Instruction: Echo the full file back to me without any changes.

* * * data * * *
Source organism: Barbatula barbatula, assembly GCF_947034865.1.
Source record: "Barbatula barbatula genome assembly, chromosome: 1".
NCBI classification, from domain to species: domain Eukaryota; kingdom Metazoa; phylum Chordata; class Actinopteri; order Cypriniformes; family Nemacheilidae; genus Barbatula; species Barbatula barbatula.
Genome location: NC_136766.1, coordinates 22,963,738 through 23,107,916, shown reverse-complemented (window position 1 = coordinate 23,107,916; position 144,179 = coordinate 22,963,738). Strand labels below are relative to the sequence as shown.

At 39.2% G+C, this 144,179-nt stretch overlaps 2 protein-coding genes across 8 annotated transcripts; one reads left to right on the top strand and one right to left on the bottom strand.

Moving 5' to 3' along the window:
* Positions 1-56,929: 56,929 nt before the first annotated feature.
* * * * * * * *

Source organism: Barbatula barbatula, assembly GCF_947034865.1.
Source record: "Barbatula barbatula genome assembly, chromosome: 1".
NCBI classification, from domain to species: domain Eukaryota; kingdom Metazoa; phylum Chordata; class Actinopteri; order Cypriniformes; family Nemacheilidae; genus Barbatula; species Barbatula barbatula.
Genome location: NC_136766.1, coordinates 22,963,738 through 23,107,916, shown reverse-complemented (window position 1 = coordinate 23,107,916; position 144,179 = coordinate 22,963,738). Strand labels below are relative to the sequence as shown.

At 39.2% G+C, this 144,179-nt stretch overlaps 2 protein-coding genes across 8 annotated transcripts; one reads left to right on the top strand and one right to left on the bottom strand.

Moving 5' to 3' along the window:
* Positions 1-56,929: 56,929 nt before the first annotated feature.